A cast iron skillet can be one of the hardest-working and most durable pieces of equipment in your kitchen as long as you learn how to use it and care for it properly. Some of the cast iron skillet knowhow may not be intuitive to you, so investing a little bit of time and effort in learning the ins and outs of cooking with cast iron will ensure your skillet has a long, happy life in your kitchen.
If you’re a cast iron skillet novice, the prospect of caring for this sturdy kitchen utensil may seem daunting. You may even wonder if cast iron skillets are safe to use. To that end, we’d like to dispel some of the most common myths about cast iron cookware, and instead give you the facts behind them.
Here are some of the most common misconceptions about cast iron.
Myths and truths about cast iron
A seasoned skillet can change the flavor of your food
You’ve probably heard that cast iron needs to be “seasoned” in order to develop the perfect non-stick surface. Seasoning happens over time when oil and fat from whatever you’ve cooked in your skillet turn into polymerized oil that bonds to the surface of the metal and prevents it from rusting. But many newcomers are thrown off by the term, wrongly associating it with seasoning that happens to food. Rest assured, although ghosts of dishes past will impart a nice patina to your cast iron skillet, they will not affect the flavor of your future dishes.
You can’t clean your cast iron skillet with soap
One of the most common misconceptions about cast iron skillets pertains to the cleaning process. True, you shouldn’t be throwing your cast iron skillet into the dishwasher or soaking it, but a small amount of dish soap and water is perfectly acceptable when cleaning your cast iron skillet. As long as your skillet is seasoned well, washing it this way won’t affect its integrity.
You can’t cook acidic foods in it
This one’s only half true. Ideally, your skillet is seasoned well enough so that whatever food you’re cooking in it is coming into contact with the seasoning layer, and not the iron itself. But because skillets are rarely seasoned perfectly, it’s wise to limit the amount of acidic foods you cook in it to quick skillet-sauces and deglazing, as opposed to slow-simmering tomato sauce in it for hours.
You shouldn’t use metal utensils with your cast iron skillet
Because seasoning is actually chemically bonded to the surface of your skillet, it’s highly unlikely that metal utensils can scrape it off. If you see some black flakes being released from your skillet, they are much more likely to be leftover carbonized bits of food from previous cooking.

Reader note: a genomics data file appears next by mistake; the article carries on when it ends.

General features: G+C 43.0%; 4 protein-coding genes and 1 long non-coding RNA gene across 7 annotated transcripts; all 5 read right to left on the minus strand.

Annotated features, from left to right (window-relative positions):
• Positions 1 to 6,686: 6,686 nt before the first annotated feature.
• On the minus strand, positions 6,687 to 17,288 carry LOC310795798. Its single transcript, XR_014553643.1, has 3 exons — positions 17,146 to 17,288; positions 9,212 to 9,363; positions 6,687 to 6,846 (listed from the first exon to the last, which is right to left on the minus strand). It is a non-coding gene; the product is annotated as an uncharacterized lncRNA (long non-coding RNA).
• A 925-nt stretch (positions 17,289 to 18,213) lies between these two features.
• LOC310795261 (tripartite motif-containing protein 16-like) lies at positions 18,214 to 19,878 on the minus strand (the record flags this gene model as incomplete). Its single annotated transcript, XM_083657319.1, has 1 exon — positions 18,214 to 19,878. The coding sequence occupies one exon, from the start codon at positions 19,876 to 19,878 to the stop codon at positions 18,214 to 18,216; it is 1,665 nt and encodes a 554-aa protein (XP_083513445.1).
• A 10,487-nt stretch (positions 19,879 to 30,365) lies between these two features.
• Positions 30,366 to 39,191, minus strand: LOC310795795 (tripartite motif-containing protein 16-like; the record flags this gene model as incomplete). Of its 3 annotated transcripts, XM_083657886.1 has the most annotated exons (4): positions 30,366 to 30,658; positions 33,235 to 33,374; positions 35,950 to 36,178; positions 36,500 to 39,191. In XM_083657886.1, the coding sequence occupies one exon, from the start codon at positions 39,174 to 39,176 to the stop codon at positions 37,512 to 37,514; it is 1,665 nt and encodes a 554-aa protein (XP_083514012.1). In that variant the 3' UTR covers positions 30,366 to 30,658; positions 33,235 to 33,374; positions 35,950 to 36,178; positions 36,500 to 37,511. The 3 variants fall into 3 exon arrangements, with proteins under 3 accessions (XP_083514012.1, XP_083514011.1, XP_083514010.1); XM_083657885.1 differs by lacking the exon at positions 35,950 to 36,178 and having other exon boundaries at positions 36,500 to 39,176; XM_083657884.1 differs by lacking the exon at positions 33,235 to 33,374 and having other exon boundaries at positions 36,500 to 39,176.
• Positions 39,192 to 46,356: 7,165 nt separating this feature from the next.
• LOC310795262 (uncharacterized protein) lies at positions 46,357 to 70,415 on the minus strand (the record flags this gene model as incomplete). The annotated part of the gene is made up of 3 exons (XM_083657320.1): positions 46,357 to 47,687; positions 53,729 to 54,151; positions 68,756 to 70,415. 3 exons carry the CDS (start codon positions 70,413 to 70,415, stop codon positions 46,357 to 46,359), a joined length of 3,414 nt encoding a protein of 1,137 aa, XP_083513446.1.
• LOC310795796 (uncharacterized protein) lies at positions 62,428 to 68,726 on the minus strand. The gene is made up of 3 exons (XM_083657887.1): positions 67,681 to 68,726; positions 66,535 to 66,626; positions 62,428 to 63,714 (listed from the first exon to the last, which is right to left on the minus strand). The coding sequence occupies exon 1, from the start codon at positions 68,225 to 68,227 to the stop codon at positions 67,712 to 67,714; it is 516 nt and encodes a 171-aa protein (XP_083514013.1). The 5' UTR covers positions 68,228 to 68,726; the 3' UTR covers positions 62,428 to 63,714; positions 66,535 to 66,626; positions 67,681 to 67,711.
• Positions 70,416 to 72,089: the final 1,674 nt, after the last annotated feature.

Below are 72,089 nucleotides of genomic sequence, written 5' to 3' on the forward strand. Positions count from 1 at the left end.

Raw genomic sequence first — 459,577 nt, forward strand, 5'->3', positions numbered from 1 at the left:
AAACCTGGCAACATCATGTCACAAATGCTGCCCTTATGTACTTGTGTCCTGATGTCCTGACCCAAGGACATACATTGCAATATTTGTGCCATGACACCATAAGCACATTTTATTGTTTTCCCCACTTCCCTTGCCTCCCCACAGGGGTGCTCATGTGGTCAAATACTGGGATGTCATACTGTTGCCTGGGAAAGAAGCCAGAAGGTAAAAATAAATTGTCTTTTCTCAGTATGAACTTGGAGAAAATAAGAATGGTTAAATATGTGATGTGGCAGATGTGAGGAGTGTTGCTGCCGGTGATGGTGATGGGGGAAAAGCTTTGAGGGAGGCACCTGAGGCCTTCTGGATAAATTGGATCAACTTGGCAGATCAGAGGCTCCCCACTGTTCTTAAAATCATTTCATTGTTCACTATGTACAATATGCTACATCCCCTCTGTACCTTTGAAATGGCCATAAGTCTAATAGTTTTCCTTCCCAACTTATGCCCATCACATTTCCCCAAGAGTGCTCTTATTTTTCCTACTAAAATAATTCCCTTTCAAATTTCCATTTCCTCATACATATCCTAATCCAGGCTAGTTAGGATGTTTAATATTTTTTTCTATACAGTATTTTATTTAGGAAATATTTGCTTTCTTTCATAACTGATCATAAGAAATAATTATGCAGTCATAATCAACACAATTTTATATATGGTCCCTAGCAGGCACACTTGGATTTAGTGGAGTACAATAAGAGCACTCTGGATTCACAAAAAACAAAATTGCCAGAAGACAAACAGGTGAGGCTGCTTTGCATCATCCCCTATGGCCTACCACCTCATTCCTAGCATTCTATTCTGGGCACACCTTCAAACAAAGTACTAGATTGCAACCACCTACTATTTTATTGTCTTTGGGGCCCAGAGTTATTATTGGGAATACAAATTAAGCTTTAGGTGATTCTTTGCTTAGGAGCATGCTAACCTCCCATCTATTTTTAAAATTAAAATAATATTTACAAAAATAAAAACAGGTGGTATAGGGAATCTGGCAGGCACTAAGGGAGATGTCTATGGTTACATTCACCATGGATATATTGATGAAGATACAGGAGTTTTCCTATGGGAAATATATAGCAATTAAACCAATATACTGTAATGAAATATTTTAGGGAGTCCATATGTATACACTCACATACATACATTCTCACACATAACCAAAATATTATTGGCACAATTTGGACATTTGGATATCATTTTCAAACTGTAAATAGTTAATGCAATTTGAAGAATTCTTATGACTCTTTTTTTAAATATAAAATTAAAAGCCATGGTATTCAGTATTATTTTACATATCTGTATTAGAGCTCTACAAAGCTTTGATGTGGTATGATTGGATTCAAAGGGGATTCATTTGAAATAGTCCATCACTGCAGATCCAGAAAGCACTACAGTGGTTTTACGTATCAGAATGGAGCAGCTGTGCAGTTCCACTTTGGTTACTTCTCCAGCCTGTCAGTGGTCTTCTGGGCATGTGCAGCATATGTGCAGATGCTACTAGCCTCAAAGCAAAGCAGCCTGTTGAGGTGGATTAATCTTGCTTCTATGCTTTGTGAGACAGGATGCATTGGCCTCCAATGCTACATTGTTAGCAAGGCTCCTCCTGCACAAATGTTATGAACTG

You can OD on dietary iron by using a cast iron skillet
It’s true that cast iron skillets can leach a certain amount of dietary iron into your food, which could technically lead to too much iron consumption. However, this scenario is highly unlikely if your cast iron skillet is well-seasoned and you aren’t cooking acidic foods in it for extended periods of time.
Cast iron skillets only work on gas stoves
While they may take a little longer to heat up, cast iron skillets work well on electric stoves, too. On the other hand, some things you may have heard about cast iron are actually true. These are useful to keep in mind when using your skillet for the first time or with new foods.
Seasoning a cast iron skillet properly takes time
While some cast iron skillets now come pre-seasoned and ready to use out of the box, seasoning a new skillet before first use is highly advisable. But your seasoning journey doesn’t end there—this is a process you’ll need to repeat again and again, whether by using your skillet for cooking and baking or just re-seasoning it with oil every once in a while to boost its protective patina. Here’s the best way to season your skillet in the oven.
Your skillet will be as non-stick as you make it
Is cast iron the most non-stick material in the world? Absolutely not. It all depends on how well you’ve maintained the seasoning on your skillet. Also, don’t forget to preheat it really well before adding any food to it—a searing hot pan is much less likely to cause the food to stick.
Cast iron skillets don’t heat evenly
Cast iron doesn’t heat as evenly as, say, aluminum. Rather, your skillet is more likely to have a few “hot spots” in areas directly above the flames, while the rest of the skillet takes relatively longer to achieve the same temperature. In order to achieve even heat across the whole skillet, let it preheat really well over the burner for at least 10 minutes while you rotate it several times, or place it in a hot oven for 20 minutes (just remember to use potholders when taking it out).
You should never use your cast iron skillet for storing food
It may seem like a good idea to store your leftovers in your cast iron skillet for easy reheating. And while this is a genius kitchen hack when it comes to pots and skillets made of stainless steel, your leftovers will actually harm the cast iron and cause it to lose its seasoning.